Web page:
The Vaping Industry is gaining momentum in the fight against extreme government regulations throughout the world in the UK. A solid win was had when Public Health England announced that they would like to see e-cigarettes prescribed by their doctors on the National Health Service (NHS) within the next few years. This is due to the increasingly available evidence that e-cigarettes have been a very useful proponent in helping people quit smoking.
This announcement comes on the coattails of the release of the latest evidence from an independent review published by Public Health England (PHE), that suggests, “..at least 20,000 people a year are quitting with the help of e-cigarettes.” The PHE review also stated that e-cigarettes “are at least 95% less harmful than smoking.”
This is indeed a positive progression from a 2016 legislation introduced from the Welsh Government that had attempted to prohibit the use of e-cigarettes in enclosed areas that included, “…schools, hospitals, and places selling food, fearing that vaping would ‘renormalize smoking’.” However, it failed and two years later the PHE is now encouraging prescriptions for e-cigarettes to individuals struggling to quit smoking, as well as supporting the idea that hospitals be able to sell e-cigarettes and establish areas in the hospital where patients can vape. In addition to this, PHE is suggesting that employers also establish areas where employees can vape.
In the UK, no e-cigarette manufacturers are licensed to provide e-cigarettes as aids to quit smoking, but the PHE is advocating for simpler avenues so manufacturers will be able to more easily acquire medicinal licenses. It will take time for the vapor to settle on this however due to differences in opinions as to what constitutes proper distribution of public funding. And, there is still much work to be done to increase awareness of evidence presented in the current studies as there is an astounding amount of confusion regarding the minimized risks inherent with e-cigarette use.
John Newton, Director of health improvement for the PHE stated that, “Almost half of smokers have never tried an e-cigarette possibly because they have views about how risky they are which are not founded on evidence” and “We really want to get the message out that they really should consider using an e-cigarette because they’re a lot better for them than continuing to smoke.”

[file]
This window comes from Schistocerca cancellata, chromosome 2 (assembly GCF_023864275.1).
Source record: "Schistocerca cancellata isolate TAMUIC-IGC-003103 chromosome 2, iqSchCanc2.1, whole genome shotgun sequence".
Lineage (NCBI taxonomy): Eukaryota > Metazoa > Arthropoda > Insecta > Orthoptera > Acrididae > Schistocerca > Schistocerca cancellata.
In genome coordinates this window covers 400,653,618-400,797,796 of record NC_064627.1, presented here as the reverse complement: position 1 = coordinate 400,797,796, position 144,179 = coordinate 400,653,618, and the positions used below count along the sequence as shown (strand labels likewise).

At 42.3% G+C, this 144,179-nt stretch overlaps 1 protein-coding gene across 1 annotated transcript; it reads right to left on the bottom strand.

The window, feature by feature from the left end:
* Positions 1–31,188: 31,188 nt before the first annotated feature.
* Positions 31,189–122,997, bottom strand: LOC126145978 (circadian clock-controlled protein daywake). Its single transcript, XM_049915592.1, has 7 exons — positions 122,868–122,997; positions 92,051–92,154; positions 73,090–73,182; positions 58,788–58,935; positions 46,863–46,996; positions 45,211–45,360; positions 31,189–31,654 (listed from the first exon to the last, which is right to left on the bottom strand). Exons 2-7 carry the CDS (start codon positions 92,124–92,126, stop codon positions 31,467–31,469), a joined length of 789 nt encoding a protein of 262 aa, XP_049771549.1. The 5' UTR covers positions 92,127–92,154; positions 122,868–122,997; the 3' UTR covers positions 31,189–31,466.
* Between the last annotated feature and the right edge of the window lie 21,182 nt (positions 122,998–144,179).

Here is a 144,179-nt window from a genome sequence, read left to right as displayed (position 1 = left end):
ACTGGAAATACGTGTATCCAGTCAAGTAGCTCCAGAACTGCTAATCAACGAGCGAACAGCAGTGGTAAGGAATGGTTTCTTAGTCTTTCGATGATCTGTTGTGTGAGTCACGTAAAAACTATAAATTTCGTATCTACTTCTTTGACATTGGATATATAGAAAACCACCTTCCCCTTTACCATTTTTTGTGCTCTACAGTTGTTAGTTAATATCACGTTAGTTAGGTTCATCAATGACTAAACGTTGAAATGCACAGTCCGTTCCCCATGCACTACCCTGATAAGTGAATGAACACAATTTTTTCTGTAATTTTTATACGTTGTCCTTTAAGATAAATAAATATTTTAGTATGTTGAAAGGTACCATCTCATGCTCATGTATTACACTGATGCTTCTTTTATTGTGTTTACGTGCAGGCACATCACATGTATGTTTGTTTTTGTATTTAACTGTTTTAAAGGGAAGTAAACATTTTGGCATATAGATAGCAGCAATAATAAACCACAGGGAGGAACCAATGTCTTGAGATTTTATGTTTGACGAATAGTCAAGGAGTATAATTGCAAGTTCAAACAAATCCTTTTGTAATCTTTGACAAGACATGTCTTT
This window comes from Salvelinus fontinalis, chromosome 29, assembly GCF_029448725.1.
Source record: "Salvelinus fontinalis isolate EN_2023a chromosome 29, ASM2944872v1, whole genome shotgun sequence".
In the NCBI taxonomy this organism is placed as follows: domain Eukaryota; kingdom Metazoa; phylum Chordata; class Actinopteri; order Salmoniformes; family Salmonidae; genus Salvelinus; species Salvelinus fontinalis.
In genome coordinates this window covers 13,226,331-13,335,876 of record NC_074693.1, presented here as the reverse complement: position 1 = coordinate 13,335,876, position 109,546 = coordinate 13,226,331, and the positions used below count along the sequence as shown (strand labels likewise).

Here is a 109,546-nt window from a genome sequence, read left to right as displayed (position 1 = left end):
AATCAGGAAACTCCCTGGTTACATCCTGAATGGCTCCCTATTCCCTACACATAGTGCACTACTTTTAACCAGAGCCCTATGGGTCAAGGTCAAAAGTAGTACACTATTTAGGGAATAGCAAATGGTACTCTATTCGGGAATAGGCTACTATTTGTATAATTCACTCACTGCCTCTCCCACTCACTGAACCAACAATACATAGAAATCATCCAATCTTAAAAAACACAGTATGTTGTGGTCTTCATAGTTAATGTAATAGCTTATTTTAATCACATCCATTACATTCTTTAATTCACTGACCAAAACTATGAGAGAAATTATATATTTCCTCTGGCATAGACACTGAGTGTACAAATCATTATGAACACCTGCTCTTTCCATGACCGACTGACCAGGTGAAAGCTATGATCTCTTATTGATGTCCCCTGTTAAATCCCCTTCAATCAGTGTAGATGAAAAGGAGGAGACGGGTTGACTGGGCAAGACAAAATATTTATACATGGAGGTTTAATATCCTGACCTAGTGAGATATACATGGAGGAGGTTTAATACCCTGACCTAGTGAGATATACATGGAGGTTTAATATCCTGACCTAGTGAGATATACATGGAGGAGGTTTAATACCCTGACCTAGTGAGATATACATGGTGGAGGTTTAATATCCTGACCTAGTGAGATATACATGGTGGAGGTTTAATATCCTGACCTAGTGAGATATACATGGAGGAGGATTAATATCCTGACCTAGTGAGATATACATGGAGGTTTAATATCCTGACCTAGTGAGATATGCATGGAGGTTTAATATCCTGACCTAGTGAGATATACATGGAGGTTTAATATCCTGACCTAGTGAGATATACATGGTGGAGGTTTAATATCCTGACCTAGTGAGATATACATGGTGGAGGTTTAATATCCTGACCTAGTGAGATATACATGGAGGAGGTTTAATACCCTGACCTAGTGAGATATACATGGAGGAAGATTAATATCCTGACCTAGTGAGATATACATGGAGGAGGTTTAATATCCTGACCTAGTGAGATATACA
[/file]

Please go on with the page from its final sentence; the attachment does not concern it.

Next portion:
Ann McNeil, professor of tobacco addiction at King’s College London, is the lead author of the report and she also stated that it is, “..of great concern that smokers still had ‘such a poor understanding’ about what caused the harm from smoking.” She assured her confidence in the facts and that e-cigarettes are “substantially less harmful than cigarette smoking…” and that “when people smoke tobacco cigarettes, they inhale a lethal mix of 7,000 smoke constituents, 70 of which are known to cause cancer.”
The studies are being performed and released by public health institutions on e-cigarettes are becoming overwhelmingly telling in regard to the detriment of tobacco smoke in comparison to e-cigarettes. It is good news all around for the vaping Industry as well that the “research suggests less than 1% of young people who have never smoked use e-cigarettes regularly and the number of young people smoking continues to decline at an ‘encouraging’ rate.” So, there might still be hope that the disparaging fight against e-cigarettes all around the world will eventually dissipate and the benefits of e-cigarette products will become increasingly more understood and accepted.
With the vaping industry gaining momentum, Public Health England advocates inclusion of e-cigarettes prescribed by their doctors on the National Health Service (NHS) within the next few years. However, e cigarette manufacturers cannot directly provide these products as aids to quit smoking, but the PHE is looking for simpler avenues so that the manufacturers can acquire medical licenses for these easily.